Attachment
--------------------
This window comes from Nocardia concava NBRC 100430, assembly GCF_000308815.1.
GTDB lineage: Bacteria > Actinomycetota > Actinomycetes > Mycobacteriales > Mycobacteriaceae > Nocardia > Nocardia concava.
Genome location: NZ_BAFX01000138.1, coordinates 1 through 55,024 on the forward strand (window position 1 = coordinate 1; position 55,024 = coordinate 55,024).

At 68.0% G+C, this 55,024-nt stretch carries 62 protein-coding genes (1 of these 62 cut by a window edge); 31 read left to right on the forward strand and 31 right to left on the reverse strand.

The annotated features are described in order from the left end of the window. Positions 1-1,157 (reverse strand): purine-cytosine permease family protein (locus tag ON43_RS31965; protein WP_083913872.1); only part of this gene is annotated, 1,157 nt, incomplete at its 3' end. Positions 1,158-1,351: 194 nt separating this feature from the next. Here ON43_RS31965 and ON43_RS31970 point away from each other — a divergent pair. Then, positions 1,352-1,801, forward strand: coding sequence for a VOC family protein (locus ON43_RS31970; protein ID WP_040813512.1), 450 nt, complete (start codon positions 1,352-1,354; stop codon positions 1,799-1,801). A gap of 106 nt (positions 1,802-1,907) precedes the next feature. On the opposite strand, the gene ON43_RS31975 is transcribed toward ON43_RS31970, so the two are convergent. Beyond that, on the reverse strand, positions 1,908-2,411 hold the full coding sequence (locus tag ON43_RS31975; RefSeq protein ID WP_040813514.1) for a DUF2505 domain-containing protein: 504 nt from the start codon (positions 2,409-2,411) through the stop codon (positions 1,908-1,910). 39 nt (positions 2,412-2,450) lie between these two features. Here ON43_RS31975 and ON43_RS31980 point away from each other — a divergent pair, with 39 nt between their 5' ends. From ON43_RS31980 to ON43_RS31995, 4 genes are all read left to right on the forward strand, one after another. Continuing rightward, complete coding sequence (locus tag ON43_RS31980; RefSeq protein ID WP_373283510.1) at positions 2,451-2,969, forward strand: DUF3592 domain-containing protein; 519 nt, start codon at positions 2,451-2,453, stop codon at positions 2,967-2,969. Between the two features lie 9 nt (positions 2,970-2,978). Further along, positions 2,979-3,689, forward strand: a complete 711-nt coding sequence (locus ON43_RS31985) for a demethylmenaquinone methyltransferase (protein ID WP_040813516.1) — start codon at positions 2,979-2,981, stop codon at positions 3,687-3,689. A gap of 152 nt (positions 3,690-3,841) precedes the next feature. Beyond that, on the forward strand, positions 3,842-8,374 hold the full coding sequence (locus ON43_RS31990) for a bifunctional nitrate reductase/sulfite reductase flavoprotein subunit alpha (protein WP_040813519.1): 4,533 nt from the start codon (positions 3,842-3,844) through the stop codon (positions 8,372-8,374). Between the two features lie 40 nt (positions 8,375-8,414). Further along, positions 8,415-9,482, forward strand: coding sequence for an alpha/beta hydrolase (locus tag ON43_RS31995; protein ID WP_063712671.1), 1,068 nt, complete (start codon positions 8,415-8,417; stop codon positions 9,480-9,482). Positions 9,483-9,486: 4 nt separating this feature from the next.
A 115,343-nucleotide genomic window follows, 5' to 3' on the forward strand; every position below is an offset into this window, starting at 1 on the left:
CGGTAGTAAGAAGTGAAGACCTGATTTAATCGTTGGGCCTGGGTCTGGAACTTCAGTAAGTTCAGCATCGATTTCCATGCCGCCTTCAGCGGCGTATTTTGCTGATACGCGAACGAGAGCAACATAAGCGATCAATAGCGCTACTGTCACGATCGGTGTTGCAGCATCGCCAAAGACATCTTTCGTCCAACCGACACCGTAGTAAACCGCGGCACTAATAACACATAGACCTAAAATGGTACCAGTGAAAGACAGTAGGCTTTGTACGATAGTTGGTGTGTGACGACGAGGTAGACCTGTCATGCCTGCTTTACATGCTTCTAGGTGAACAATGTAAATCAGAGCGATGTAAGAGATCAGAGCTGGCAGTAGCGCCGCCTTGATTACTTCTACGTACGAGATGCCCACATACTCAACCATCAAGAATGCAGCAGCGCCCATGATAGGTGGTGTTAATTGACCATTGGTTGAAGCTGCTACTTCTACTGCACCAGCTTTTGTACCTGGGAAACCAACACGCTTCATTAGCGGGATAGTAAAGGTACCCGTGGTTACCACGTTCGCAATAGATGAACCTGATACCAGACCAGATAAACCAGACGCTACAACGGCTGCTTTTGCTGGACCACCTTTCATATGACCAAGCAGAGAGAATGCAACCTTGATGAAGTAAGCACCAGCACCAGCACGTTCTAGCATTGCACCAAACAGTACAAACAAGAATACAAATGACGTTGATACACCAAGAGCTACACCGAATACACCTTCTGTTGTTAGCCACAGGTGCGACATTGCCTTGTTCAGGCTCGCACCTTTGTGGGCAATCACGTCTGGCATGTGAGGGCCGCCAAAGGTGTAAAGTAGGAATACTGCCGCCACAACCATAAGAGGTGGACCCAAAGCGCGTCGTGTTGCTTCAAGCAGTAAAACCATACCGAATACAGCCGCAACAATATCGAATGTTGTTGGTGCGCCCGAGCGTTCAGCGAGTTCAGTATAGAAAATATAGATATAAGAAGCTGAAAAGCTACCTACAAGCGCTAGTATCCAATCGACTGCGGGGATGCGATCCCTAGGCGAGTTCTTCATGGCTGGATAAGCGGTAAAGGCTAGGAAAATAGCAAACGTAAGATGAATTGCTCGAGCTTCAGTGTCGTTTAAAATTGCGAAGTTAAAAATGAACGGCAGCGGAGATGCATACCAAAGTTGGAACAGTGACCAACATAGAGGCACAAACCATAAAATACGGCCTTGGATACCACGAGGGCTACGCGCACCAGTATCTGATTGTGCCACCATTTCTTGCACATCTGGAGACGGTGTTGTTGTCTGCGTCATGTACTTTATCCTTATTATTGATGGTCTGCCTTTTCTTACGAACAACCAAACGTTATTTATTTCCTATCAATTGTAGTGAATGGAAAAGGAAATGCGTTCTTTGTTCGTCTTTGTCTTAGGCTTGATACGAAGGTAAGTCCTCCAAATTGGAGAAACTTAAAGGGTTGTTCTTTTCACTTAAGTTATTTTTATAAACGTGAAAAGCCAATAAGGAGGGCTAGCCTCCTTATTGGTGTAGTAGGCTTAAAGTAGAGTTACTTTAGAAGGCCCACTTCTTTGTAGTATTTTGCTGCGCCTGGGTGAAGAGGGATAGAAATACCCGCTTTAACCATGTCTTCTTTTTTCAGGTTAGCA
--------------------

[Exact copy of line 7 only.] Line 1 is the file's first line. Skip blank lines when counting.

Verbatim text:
CGGTAGTAAGAAGTGAAGACCTGATTTAATCGTTGGGCCTGGGTCTGGAACTTCAGTAAGTTCAGCATCGATTTCCATGCCGCCTTCAGCGGCGTATTTTGCTGATACGCGAACGAGAGCAACATAAGCGATCAATAGCGCTACTGTCACGATCGGTGTTGCAGCATCGCCAAAGACATCTTTCGTCCAACCGACACCGTAGTAAACCGCGGCACTAATAACACATAGACCTAAAATGGTACCAGTGAAAGACAGTAGGCTTTGTACGATAGTTGGTGTGTGACGACGAGGTAGACCTGTCATGCCTGCTTTACATGCTTCTAGGTGAACAATGTAAATCAGAGCGATGTAAGAGATCAGAGCTGGCAGTAGCGCCGCCTTGATTACTTCTACGTACGAGATGCCCACATACTCAACCATCAAGAATGCAGCAGCGCCCATGATAGGTGGTGTTAATTGACCATTGGTTGAAGCTGCTACTTCTACTGCACCAGCTTTTGTACCTGGGAAACCAACACGCTTCATTAGCGGGATAGTAAAGGTACCCGTGGTTACCACGTTCGCAATAGATGAACCTGATACCAGACCAGATAAACCAGACGCTACAACGGCTGCTTTTGCTGGACCACCTTTCATATGACCAAGCAGAGAGAATGCAACCTTGATGAAGTAAGCACCAGCACCAGCACGTTCTAGCATTGCACCAAACAGTACAAACAAGAATACAAATGACGTTGATACACCAAGAGCTACACCGAATACACCTTCTGTTGTTAGCCACAGGTGCGACATTGCCTTGTTCAGGCTCGCACCTTTGTGGGCAATCACGTCTGGCATGTGAGGGCCGCCAAAGGTGTAAAGTAGGAATACTGCCGCCACAACCATAAGAGGTGGACCCAAAGCGCGTCGTGTTGCTTCAAGCAGTAAAACCATACCGAATACAGCCGCAACAATATCGAATGTTGTTGGTGCGCCCGAGCGTTCAGCGAGTTCAGTATAGAAAATATAGATATAAGAAGCTGAAAAGCTACCTACAAGCGCTAGTATCCAATCGACTGCGGGGATGCGATCCCTAGGCGAGTTCTTCATGGCTGGATAAGCGGTAAAGGCTAGGAAAATAGCAAACGTAAGATGAATTGCTCGAGCTTCAGTGTCGTTTAAAATTGCGAAGTTAAAAATGAACGGCAGCGGAGATGCATACCAAAGTTGGAACAGTGACCAACATAGAGGCACAAACCATAAAATACGGCCTTGGATACCACGAGGGCTACGCGCACCAGTATCTGATTGTGCCACCATTTCTTGCACATCTGGAGACGGTGTTGTTGTCTGCGTCATGTACTTTATCCTTATTATTGATGGTCTGCCTTTTCTTACGAACAACCAAACGTTATTTATTTCCTATCAATTGTAGTGAATGGAAAAGGAAATGCGTTCTTTGTTCGTCTTTGTCTTAGGCTTGATACGAAGGTAAGTCCTCCAAATTGGAGAAACTTAAAGGGTTGTTCTTTTCACTTAAGTTATTTTTATAAACGTGAAAAGCCAATAAGGAGGGCTAGCCTCCTTATTGGTGTAGTAGGCTTAAAGTAGAGTTACTTTAGAAGGCCCACTTCTTTGTAGTATTTTGCTGCGCCTGGGTGAAGAGGGATAGAAATACCCGCTTTAACCATGTCTTCTTTTTTCAGGTTAGCA